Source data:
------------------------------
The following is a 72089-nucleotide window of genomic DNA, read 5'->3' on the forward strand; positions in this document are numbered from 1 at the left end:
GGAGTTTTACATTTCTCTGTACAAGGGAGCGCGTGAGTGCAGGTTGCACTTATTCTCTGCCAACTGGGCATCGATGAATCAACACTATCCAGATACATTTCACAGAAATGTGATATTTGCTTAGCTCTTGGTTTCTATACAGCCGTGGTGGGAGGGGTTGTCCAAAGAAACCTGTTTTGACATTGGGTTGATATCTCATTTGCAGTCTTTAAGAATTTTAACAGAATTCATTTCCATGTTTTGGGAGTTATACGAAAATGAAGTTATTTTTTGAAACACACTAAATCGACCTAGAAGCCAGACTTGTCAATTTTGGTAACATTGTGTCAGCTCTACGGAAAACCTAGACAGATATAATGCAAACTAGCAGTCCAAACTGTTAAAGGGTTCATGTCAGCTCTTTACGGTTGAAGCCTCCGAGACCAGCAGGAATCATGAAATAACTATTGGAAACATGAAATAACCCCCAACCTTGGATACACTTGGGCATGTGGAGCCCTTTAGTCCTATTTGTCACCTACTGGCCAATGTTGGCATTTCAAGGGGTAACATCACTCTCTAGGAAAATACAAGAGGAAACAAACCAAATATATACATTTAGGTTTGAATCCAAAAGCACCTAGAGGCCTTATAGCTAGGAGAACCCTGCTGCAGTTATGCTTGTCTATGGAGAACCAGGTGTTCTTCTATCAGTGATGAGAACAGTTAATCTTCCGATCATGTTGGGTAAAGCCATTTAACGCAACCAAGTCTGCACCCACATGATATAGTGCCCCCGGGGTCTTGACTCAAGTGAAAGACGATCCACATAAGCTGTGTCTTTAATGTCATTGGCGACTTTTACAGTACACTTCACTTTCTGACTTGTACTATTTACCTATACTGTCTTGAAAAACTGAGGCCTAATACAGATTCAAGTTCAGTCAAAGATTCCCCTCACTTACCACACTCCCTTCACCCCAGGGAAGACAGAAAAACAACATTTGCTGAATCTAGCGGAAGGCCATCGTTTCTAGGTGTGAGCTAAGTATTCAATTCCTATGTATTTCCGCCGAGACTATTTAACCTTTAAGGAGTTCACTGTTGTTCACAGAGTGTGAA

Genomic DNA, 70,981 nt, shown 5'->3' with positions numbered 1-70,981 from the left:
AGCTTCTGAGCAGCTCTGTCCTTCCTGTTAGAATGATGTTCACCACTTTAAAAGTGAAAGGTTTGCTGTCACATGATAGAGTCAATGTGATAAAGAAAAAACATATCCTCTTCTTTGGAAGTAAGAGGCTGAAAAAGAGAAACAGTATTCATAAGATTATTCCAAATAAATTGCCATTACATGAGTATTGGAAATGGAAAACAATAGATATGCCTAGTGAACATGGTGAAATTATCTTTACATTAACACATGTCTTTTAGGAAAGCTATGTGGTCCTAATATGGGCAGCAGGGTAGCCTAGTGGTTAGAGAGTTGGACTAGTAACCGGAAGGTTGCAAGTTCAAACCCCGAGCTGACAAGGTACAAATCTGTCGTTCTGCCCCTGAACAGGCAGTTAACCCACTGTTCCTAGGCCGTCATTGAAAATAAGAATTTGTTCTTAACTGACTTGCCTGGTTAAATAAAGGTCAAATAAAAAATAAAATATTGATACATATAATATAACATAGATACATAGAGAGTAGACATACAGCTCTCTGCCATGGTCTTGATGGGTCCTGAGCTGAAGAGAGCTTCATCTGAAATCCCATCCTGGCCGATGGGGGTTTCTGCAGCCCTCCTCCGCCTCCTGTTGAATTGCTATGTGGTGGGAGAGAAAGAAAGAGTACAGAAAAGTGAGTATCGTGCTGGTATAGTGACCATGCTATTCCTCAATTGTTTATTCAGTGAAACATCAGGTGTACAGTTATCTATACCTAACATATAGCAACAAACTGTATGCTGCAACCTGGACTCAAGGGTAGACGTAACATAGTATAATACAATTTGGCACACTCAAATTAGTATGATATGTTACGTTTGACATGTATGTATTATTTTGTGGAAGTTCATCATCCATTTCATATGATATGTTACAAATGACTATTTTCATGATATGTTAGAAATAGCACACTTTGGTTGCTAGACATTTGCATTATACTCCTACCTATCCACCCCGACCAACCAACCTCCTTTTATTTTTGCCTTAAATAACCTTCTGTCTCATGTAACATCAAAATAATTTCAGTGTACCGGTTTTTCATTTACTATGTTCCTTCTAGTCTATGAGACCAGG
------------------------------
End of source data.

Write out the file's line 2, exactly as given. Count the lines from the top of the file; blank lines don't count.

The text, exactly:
GGAGTTTTACATTTCTCTGTACAAGGGAGCGCGTGAGTGCAGGTTGCACTTATTCTCTGCCAACTGGGCATCGATGAATCAACACTATCCAGATACATTTCACAGAAATGTGATATTTGCTTAGCTCTTGGTTTCTATACAGCCGTGGTGGGAGGGGTTGTCCAAAGAAACCTGTTTTGACATTGGGTTGATATCTCATTTGCAGTCTTTAAGAATTTTAACAGAATTCATTTCCATGTTTTGGGAGTTATACGAAAATGAAGTTATTTTTTGAAACACACTAAATCGACCTAGAAGCCAGACTTGTCAATTTTGGTAACATTGTGTCAGCTCTACGGAAAACCTAGACAGATATAATGCAAACTAGCAGTCCAAACTGTTAAAGGGTTCATGTCAGCTCTTTACGGTTGAAGCCTCCGAGACCAGCAGGAATCATGAAATAACTATTGGAAACATGAAATAACCCCCAACCTTGGATACACTTGGGCATGTGGAGCCCTTTAGTCCTATTTGTCACCTACTGGCCAATGTTGGCATTTCAAGGGGTAACATCACTCTCTAGGAAAATACAAGAGGAAACAAACCAAATATATACATTTAGGTTTGAATCCAAAAGCACCTAGAGGCCTTATAGCTAGGAGAACCCTGCTGCAGTTATGCTTGTCTATGGAGAACCAGGTGTTCTTCTATCAGTGATGAGAACAGTTAATCTTCCGATCATGTTGGGTAAAGCCATTTAACGCAACCAAGTCTGCACCCACATGATATAGTGCCCCCGGGGTCTTGACTCAAGTGAAAGACGATCCACATAAGCTGTGTCTTTAATGTCATTGGCGACTTTTACAGTACACTTCACTTTCTGACTTGTACTATTTACCTATACTGTCTTGAAAAACTGAGGCCTAATACAGATTCAAGTTCAGTCAAAGATTCCCCTCACTTACCACACTCCCTTCACCCCAGGGAAGACAGAAAAACAACATTTGCTGAATCTAGCGGAAGGCCATCGTTTCTAGGTGTGAGCTAAGTATTCAATTCCTATGTATTTCCGCCGAGACTATTTAACCTTTAAGGAGTTCACTGTTGTTCACAGAGTGTGAA